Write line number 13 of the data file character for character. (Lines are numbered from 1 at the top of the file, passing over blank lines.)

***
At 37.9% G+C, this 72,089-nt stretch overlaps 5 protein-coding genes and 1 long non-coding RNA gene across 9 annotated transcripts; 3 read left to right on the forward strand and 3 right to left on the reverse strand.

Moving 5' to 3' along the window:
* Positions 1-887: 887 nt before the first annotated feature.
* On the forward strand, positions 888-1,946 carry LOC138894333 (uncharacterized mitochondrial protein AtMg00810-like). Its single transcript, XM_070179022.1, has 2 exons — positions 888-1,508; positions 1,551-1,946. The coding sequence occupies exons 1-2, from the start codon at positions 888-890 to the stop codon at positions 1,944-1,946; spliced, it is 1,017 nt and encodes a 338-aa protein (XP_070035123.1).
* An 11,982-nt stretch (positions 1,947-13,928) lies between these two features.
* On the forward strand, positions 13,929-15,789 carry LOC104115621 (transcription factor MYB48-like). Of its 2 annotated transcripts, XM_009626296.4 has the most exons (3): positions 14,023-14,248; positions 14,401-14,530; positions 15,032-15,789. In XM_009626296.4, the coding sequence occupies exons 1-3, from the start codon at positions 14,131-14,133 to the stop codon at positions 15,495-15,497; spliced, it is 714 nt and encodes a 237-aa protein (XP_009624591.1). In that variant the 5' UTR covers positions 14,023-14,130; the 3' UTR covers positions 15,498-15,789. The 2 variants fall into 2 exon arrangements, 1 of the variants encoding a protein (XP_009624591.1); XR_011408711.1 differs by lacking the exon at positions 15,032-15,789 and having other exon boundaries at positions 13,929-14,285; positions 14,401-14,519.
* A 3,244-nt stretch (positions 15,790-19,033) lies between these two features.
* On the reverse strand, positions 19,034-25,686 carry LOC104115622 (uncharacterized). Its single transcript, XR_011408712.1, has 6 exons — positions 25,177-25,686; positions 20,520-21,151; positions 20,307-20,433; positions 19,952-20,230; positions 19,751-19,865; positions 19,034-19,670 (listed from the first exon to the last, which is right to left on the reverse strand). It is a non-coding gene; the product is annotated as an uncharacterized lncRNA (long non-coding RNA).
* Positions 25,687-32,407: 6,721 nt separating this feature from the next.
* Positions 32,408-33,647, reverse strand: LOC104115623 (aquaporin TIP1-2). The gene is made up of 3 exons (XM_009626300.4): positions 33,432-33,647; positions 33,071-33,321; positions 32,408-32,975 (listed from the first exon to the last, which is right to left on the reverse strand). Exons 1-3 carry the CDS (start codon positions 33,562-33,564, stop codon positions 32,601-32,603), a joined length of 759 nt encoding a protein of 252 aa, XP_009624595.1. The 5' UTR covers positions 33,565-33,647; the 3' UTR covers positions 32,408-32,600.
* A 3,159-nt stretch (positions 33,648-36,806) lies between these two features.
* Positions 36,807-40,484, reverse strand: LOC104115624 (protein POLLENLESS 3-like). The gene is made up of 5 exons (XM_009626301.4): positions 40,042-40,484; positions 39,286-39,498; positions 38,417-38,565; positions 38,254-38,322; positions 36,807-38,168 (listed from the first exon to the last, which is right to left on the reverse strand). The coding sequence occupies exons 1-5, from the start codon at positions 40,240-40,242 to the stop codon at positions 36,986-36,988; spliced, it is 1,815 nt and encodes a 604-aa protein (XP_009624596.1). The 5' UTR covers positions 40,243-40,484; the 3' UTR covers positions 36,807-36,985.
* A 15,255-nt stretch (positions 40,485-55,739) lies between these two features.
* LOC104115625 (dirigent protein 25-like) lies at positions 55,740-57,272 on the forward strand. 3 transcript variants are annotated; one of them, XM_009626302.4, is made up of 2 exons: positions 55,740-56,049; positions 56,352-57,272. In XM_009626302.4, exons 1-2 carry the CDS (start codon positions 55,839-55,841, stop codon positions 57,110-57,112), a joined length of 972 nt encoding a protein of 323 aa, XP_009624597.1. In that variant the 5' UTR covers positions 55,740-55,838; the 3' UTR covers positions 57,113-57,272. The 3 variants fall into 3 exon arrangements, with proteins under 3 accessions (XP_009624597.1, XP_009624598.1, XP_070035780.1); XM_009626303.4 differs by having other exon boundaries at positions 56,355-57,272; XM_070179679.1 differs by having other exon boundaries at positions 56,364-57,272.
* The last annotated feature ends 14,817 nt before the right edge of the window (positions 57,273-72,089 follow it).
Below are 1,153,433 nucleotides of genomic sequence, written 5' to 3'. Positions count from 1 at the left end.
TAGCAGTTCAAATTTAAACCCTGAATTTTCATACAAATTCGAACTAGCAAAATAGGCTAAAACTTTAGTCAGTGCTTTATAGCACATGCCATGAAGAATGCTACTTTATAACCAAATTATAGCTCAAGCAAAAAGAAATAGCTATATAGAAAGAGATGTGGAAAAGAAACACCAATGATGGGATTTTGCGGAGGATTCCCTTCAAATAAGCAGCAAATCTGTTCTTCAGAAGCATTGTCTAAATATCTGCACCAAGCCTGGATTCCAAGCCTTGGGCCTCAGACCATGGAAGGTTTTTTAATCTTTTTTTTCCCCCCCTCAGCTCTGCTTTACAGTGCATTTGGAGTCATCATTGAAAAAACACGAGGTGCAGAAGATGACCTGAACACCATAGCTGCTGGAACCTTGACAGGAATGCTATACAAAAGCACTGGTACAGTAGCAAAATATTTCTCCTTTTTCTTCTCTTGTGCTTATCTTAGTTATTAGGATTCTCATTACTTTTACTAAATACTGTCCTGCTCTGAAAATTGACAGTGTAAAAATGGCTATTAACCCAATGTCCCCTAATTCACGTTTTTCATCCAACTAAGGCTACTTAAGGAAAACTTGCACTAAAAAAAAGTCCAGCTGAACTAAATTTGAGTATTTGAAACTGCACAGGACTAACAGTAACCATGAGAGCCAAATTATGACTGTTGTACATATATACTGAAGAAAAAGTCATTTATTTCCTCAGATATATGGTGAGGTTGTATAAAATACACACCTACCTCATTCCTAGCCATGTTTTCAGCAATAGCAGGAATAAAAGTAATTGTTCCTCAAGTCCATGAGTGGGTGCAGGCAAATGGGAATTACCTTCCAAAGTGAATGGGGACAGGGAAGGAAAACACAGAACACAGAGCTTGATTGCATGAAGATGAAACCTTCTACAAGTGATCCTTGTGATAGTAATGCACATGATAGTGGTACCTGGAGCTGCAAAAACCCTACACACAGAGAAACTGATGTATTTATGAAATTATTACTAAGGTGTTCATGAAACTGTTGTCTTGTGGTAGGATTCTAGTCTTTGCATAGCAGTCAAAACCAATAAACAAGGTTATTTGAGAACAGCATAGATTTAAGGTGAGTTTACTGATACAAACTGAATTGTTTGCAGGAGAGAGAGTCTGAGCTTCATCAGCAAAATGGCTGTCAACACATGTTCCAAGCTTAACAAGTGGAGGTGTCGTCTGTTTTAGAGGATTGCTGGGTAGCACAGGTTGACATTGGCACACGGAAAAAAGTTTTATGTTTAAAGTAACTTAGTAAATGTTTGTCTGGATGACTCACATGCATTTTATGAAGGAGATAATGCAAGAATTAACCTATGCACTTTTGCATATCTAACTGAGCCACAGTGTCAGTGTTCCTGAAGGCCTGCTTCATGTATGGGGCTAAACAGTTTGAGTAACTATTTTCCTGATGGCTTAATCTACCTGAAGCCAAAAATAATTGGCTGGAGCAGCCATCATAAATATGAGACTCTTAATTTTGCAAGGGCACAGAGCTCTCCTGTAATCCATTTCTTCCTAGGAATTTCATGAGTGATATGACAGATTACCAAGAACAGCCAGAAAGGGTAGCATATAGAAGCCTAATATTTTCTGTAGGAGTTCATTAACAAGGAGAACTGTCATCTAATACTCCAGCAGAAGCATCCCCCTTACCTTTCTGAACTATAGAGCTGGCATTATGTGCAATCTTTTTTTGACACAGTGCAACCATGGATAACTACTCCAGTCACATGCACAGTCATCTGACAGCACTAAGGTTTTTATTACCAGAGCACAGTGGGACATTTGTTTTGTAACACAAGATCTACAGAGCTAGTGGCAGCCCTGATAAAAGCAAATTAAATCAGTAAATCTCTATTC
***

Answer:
* A 15,255-nt stretch (positions 40,485-55,739) lies between these two features.